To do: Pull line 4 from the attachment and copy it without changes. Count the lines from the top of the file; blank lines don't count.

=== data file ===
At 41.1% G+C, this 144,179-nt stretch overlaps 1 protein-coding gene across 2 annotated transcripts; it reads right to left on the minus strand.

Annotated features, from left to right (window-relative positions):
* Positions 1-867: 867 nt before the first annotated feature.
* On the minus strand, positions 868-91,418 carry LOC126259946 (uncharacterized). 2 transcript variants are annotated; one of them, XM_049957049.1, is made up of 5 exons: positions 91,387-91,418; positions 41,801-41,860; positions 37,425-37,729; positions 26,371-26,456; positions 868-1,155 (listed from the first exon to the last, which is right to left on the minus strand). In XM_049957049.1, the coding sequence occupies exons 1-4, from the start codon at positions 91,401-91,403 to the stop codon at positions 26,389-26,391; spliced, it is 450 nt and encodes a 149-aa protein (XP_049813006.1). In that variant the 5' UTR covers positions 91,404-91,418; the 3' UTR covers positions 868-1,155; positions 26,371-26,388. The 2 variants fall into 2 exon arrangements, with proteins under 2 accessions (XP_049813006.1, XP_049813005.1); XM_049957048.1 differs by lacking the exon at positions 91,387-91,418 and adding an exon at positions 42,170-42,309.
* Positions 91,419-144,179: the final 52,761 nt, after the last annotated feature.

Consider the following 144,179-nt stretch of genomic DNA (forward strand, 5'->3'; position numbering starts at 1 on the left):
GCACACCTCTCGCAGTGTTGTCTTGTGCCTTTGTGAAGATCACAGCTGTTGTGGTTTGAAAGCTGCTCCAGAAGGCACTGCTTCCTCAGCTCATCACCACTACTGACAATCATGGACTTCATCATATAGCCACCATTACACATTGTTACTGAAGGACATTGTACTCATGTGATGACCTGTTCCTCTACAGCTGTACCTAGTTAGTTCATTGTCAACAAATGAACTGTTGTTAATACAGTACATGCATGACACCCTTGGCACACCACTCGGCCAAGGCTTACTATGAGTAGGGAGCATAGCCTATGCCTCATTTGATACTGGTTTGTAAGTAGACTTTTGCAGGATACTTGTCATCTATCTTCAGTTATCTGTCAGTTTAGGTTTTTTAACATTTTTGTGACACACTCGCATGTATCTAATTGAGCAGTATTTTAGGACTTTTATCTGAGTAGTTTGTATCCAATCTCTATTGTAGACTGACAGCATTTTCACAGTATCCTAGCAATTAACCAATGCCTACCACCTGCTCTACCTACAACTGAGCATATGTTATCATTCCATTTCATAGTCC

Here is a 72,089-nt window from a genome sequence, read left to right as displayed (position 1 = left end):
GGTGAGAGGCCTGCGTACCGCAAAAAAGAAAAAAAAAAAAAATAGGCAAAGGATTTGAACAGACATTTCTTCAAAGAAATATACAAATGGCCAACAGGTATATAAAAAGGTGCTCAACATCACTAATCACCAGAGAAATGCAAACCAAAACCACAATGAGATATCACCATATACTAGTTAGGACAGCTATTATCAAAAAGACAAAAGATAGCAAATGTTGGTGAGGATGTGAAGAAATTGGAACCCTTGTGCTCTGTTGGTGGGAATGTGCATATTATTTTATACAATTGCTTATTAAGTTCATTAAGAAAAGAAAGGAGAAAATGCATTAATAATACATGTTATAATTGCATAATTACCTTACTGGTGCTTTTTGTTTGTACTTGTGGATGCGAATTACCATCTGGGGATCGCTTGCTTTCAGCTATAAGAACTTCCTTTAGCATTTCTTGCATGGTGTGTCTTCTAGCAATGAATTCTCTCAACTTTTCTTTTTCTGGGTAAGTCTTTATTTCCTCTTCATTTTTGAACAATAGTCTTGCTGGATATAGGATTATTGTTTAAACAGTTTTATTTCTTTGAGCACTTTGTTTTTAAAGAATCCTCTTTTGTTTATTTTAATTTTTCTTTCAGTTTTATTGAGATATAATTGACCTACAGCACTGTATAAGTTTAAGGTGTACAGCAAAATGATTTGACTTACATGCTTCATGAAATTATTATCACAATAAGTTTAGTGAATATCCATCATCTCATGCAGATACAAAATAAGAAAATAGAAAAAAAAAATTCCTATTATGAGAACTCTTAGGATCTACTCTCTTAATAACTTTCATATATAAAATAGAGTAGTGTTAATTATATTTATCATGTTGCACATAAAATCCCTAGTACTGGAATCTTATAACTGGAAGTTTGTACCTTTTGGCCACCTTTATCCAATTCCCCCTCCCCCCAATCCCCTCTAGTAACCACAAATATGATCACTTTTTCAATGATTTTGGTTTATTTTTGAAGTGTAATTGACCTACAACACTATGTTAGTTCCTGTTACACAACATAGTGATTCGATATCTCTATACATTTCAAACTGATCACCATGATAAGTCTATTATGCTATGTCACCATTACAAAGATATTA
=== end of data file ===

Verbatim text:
* On the minus strand, positions 868-91,418 carry LOC126259946 (uncharacterized). 2 transcript variants are annotated; one of them, XM_049957049.1, is made up of 5 exons: positions 91,387-91,418; positions 41,801-41,860; positions 37,425-37,729; positions 26,371-26,456; positions 868-1,155 (listed from the first exon to the last, which is right to left on the minus strand). In XM_049957049.1, the coding sequence occupies exons 1-4, from the start codon at positions 91,401-91,403 to the stop codon at positions 26,389-26,391; spliced, it is 450 nt and encodes a 149-aa protein (XP_049813006.1). In that variant the 5' UTR covers positions 91,404-91,418; the 3' UTR covers positions 868-1,155; positions 26,371-26,388. The 2 variants fall into 2 exon arrangements, with proteins under 2 accessions (XP_049813006.1, XP_049813005.1); XM_049957048.1 differs by lacking the exon at positions 91,387-91,418 and adding an exon at positions 42,170-42,309.